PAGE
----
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“A Night in Madrid” reveals fantastic music, dance and food

The Lawrence Baroque Ensemble put on their annual Evening of Baroque Dance in the Warch Campus Center’s Esch Hurvis room on Saturday, May 17. They chose to continue on in the Mediterranean following last year’s Italy theme. This year they moved west to Spain, with the music, dance and food centered on the theme of A Night in Madrid.

Dancer, musician, academic and teacher Dorothy Olsson provided dance instruction in the Spanish baroque style. Olsson taught three dances that Spanish men used to learn in special dance schools. The dancers in these schools often competed fiercely, so much so that some men carried knives with them to the schools. Some men would challenge others to “dance duels” if they felt their honor threatened.

The dances themselves ranged from a courtly pavane line dance, a dance that mimicked how higher-class Spaniards viewed the dancing of peasants, and a fast-paced contra dance that brought together couples in a square. All of the dances required somewhat complex footwork, challenging participants but providing a lot of fun.

After the teaching of the dances, the Baroque Ensemble performed a famous musical work from the Baroque era of Spanish music, Luigi Boccherini’s “Procession of the Military Night Watch in Madrid Op. 30 No. 6.” This work is part of a series of string quartets by Boccherini that portray picaresque images from Spain. Boccherini was born in Italy, but spent the majority of his life living in Spain, becoming a major composer of Spanish Baroque music.

He said of this piece that it would not make sense outside of Spain because it’s so much comprised of images and emotions from Spain. To quote him: “This piece is useless, even ridiculous outside of Spain, because the audience cannot hope to understand its significance, nor can the players play it correctly.”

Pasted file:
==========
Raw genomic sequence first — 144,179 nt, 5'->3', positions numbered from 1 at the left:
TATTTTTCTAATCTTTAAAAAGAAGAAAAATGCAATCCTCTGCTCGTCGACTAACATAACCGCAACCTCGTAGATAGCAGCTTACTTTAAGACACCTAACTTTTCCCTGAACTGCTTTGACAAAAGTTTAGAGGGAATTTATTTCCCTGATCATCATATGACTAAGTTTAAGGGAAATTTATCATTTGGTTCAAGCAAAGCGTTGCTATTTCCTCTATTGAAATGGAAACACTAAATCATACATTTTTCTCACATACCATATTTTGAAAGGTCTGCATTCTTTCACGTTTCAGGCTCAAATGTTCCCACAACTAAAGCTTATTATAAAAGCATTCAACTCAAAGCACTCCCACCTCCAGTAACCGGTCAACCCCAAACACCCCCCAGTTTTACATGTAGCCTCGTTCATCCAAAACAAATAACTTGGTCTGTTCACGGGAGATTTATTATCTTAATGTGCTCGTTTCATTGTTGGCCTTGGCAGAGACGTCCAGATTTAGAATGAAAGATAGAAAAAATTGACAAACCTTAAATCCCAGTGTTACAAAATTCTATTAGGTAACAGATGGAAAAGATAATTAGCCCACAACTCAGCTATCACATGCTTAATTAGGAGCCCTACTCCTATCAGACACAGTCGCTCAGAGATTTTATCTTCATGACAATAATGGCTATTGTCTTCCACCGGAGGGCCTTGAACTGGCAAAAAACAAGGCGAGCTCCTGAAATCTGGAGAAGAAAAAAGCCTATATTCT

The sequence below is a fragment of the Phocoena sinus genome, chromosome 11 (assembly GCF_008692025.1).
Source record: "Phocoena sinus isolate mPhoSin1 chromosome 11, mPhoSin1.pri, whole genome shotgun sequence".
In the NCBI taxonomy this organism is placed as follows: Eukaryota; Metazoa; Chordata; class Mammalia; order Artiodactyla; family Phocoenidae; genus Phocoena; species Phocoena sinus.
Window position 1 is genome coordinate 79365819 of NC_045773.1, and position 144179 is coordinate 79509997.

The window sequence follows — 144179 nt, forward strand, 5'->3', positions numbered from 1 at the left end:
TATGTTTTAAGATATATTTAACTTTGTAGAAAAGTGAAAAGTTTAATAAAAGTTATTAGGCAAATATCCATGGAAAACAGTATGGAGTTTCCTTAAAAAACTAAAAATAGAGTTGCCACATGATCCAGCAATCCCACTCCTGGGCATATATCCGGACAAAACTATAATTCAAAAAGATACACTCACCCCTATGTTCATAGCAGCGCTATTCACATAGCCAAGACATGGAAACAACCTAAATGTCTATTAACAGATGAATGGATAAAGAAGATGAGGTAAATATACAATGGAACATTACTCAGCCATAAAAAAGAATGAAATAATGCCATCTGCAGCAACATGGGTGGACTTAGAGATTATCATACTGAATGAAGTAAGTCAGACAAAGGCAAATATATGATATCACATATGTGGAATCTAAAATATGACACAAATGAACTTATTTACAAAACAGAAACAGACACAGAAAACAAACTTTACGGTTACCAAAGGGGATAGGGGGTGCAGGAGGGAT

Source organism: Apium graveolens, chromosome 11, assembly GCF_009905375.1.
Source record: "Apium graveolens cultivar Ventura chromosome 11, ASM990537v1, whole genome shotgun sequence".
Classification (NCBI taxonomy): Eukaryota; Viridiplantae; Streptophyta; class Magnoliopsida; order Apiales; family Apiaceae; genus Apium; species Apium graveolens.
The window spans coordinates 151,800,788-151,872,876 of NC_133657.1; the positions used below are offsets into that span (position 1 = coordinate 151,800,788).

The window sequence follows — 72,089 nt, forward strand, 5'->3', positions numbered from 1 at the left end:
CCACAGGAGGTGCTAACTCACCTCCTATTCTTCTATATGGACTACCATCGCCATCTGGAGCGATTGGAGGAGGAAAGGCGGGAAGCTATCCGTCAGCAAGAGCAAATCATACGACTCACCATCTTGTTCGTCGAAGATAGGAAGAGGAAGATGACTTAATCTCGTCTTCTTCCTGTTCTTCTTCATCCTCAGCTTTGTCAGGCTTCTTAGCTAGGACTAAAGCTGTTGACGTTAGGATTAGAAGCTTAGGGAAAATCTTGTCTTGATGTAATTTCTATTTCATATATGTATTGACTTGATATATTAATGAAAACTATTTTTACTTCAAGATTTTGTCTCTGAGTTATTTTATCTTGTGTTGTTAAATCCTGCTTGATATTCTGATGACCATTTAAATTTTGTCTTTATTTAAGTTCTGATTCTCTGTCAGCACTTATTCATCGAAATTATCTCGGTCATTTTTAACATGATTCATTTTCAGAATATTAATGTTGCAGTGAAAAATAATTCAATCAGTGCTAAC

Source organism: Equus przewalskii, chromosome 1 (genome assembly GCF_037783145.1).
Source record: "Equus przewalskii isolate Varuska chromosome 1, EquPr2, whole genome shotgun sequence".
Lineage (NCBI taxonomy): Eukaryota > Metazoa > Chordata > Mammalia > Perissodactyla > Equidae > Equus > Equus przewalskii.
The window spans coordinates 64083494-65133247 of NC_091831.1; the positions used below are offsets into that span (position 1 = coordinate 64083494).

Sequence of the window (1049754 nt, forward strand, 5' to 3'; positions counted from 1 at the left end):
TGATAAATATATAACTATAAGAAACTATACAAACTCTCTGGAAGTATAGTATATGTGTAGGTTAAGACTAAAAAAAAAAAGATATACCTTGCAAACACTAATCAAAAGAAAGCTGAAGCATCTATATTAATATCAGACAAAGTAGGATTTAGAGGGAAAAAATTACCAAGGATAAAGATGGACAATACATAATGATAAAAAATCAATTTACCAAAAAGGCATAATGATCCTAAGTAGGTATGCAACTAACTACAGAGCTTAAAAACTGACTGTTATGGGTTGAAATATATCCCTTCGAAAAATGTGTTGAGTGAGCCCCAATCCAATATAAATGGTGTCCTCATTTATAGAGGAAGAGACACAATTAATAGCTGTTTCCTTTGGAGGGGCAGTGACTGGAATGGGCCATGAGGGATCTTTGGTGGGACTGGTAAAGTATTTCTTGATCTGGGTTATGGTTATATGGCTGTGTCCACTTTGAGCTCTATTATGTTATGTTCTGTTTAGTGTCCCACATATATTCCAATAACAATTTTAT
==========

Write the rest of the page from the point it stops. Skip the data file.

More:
However, in a certain sense, “Procession of the Military Night Watch in Madrid” has become immediately evocative of Spain for many listeners regardless of whether they have ever spent time in the country. In particular, the middle section in which the violins and violas emulate the strumming of guitars through pizzicato and bowed arpeggiated figures while the cello plays a lyrical melody conjures up bright, beautiful and romantic visions of southern Spain.

The opening mimics the ringing of church bells in Madrid before transitioning into an energetic dance accompanied by pizzicato in the celli and bass that mimics the strumming of a guitar. The dance section ends with a tender duet between the cello and the first violin, interspersed with animated sections meant to embody the hectic city life of Madrid. After the middle section (the most widely recognized), the closing scene evokes the procession of the military. The upper strings play a march-like dance over the low strings, which are meant to imitate military drums.

I will contradict Boccherini to say that I believe it’s possible to play “Procession of the Military Night Watch in Madrid Op. 30 No.6” outside of Spain, and that the players of the Lawrence Baroque Ensemble did so. It was a thoroughly enjoyable afternoon in which all learned a lot while having a lot of fun.